BOUDU SAVED FROM DROWNING (1932). If Creative Loafing ever decides to adopt a movie as its mascot, Jean Renoir's Boudu Saved From Drowning would doubtless be as good as any. That's because of Michel Simon, whose performance as an inventive tramp is a work of unbridled comic genius. Fed up with life, Simon's Boudu jumps into the Seine, only to be fished out by Monsieur Lestingois (Charles Granval), a successful bookseller who feels it's his duty as part of the bourgeoisie to offer a lending hand to those less fortunate. But Boudu is having none of that: Steadfastly refusing to thank the man who saved his life, he instead moves into the Lestingois household and proceeds to stir things up, first by his, ahem, creative loafing and then by seducing both Lestingois' wife (Marcelle Hainia) and mistress (Severine Lerczinska). A minor Renoir by most standards, this is made memorable by Simon's dazzling work -- he delivers an animated, oversized performance that seemingly combines Chaplin's Little Tramp with Hurricane Hugo. Incidentally, if this plot sounds familiar, that's because it was remade by Paul Mazursky in 1986 as Down and Out In Beverly Hills, starring Nick Nolte. DVD extras include an archival introduction by Renoir, an interactive map of 1930s Paris pointing out the film's locations, and an excerpt from a 1967 French TV series on cinema featuring a discussion with Renoir.
Extras: ** 1/2
CLUELESS (1995). The 40-Year-Old Virgin of its day, Clueless is a movie that confounded my expectations upon its original release by being smart and sophisticated rather than idiotic and infantile. And if anything, the film continues to hold up over time, with subsequent viewings proving to be as enjoyable as the initial one. Loosely (very loosely) adapted from Jane Austen's Emma by writer-director Amy Heckerling, this centers on the life of a pampered Beverly Hills high school student named Cher (Alicia Silverstone) and how her carefully structured life starts getting messy once her mind becomes flooded with romantic aspirations. The cast is packed with rising young talents -- Brittany Murphy (never more adorable -- or less plastic), Breckin Meyer, Donald Faison, Paul Rudd (currently in The 40-Year-Old Virgin) -- and they all carve out distinct and memorable characterizations. In her star-making performance as the "hymenally challenged" Cher, Silverstone is an absolute delight, though it's veteran Dan Hedaya who steals the show as her gruff father, who informs one of her dates that "if anything happens to my daughter, I have a .45 and a shovel; I doubt anybody would miss you." DVD extras include over an hour of incisive featurettes detailing all aspects of the making of the movie and theatrical trailers.
Movie: *** 1/2
A LOT LIKE LOVE (2005). A Lot Like Love is a lot like When Harry Met Sally crossed with Serendipity, as two people wonder whether they're better off remaining friends or whether the stars have something more intimate in mind for them. After spotting each other at the Los Angeles airport and then wordlessly boffing in an airplane lavatory, Oliver (Ashton Kutcher) wants to know all about his new lady friend while Emily (Amanda Peet) becomes distant and aloof (When Hurry Met Dally?). Over the next few years, they keep bumping into each other, sometimes by accident (in New York City and Los Angeles, which, according to this movie, must each have a population that tops out at 250), sometimes by design. But rather than commit to each other and in effect get us off the couch after a blessedly short half-hour, the pair keep bumping up against labored plot developments that drive them apart and insure at least one more trip to the fridge. A Lot Like Love is one of those romantic comedies that wants us to believe so bad in its central love story, we'll willingly be led by the nose through all sorts of nonsensical contrivances. But while painless to sit through, the film never convinces us that these two need to be together. Most of the blame falls on scripter Colin Patrick Lynch, who creates two likable protagonists who could doubtless find happiness in the arms of countless other kids with a shared interest in junk food, Jon Bon Jovi and afternoon quickies. DVD extras include five deleted scenes, a blooper reel and the music video for Aqualung's "Brighter Than Sunshine."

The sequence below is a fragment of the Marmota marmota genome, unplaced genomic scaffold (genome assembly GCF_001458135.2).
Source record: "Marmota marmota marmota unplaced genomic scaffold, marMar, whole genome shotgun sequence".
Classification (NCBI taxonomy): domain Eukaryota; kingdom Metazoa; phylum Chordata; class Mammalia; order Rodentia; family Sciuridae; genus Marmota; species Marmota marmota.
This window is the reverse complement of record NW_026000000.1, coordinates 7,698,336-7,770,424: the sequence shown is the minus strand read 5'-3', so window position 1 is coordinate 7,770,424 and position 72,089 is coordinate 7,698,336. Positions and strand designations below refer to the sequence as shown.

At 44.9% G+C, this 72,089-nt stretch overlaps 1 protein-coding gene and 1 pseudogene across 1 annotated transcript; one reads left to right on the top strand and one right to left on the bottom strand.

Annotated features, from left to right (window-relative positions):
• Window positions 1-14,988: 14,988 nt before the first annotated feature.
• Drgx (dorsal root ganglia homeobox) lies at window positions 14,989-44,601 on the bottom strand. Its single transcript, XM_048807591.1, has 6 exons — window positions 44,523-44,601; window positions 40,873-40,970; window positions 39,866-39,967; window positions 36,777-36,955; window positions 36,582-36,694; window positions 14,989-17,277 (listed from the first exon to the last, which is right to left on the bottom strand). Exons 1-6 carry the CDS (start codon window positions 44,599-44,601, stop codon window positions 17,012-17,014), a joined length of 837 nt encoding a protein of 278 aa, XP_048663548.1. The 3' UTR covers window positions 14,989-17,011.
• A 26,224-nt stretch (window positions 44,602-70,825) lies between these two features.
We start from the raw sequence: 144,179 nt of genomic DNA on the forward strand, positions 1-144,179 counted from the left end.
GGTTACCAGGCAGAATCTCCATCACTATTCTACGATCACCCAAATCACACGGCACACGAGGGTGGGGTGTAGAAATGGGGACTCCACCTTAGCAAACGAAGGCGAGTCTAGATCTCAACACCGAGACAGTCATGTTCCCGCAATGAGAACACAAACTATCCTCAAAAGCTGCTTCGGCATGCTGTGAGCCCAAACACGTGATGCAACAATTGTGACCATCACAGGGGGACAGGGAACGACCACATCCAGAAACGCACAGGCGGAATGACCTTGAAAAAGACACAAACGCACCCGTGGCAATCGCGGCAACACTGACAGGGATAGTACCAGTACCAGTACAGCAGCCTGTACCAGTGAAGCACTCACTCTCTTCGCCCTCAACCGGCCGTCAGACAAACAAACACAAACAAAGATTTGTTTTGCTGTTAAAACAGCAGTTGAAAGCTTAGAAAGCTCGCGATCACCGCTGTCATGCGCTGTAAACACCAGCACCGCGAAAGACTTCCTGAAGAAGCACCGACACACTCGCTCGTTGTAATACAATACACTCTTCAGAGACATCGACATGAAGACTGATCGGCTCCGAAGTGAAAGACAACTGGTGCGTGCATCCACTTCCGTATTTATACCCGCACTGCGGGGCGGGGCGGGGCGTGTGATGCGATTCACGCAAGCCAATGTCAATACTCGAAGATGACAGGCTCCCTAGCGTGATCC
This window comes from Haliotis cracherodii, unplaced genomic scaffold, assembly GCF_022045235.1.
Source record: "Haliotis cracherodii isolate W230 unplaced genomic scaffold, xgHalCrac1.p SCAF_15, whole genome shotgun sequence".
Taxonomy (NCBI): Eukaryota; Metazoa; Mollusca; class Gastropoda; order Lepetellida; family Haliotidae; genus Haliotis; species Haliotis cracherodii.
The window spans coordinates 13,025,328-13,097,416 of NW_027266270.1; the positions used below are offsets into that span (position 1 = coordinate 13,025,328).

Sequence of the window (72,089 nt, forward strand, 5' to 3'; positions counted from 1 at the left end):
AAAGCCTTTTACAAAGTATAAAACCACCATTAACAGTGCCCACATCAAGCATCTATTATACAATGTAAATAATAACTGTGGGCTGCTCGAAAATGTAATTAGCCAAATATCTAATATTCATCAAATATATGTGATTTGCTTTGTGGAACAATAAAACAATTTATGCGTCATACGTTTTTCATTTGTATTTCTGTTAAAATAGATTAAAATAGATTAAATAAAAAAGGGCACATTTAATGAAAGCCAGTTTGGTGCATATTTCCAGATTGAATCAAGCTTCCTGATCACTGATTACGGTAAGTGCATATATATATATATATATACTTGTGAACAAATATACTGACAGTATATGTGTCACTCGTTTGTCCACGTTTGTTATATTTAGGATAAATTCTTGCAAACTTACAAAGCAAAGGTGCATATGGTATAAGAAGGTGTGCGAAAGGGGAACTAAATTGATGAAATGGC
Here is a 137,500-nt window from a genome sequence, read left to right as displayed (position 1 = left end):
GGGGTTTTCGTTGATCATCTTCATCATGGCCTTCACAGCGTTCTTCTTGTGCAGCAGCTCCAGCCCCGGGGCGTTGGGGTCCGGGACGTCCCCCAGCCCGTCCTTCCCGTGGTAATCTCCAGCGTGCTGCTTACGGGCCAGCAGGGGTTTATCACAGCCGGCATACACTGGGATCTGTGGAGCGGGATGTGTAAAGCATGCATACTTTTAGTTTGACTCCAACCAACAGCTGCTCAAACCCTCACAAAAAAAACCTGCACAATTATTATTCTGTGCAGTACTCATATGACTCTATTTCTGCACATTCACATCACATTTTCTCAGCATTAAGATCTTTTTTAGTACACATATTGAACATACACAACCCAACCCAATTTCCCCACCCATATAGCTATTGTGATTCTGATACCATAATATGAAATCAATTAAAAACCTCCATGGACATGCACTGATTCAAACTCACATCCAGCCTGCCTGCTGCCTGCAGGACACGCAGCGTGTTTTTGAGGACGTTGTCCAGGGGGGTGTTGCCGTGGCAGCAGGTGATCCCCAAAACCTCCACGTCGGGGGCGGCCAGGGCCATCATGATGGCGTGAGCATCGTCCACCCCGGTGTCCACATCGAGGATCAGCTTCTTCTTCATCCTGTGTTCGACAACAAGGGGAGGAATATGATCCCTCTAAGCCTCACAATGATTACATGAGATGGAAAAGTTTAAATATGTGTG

Extras: ** 1/2
WITNESS (1985). After establishing himself as a box office draw with the Star Wars and Indiana Jones series, Harrison Ford teamed up with director Peter Weir to make this adult thriller-cum-romance. The result was a critical and commercial success, and it garnered Ford the first (and, so far, only) Best Actor Oscar nomination of his career. Certainly, Ford's best performances were back to back in Weir productions -- Witness and the underrated flop The Mosquito Coast -- and considering how the actor has now frittered away his once electrifying career by making junk like Hollywood Homicide and Random Hearts, it's a shame that these two never paired again. But at any rate, we can still enjoy this solid effort, one of those rare movies that improves with every viewing. Ford stars as John Book, a Philadelphia detective who retreats into the Amish community to protect a widow (Kelly McGillis) and her young son (Lukas Haas) from corrupt cops who are after the boy for witnessing their killing of another law officer. Maurice Jarre's score is a standout, and the scene in which Ford and McGillis dance to "(What a) Wonderful World" is a classic moment of movie romance. Nominated for eight Academy Awards (including Best Picture), the movie earned statues for Best Original Screenplay and Best Film Editing. DVD extras include a five-part documentary on the making of the movie, a deleted scene and the theatrical trailer.
Movie: *** 1/2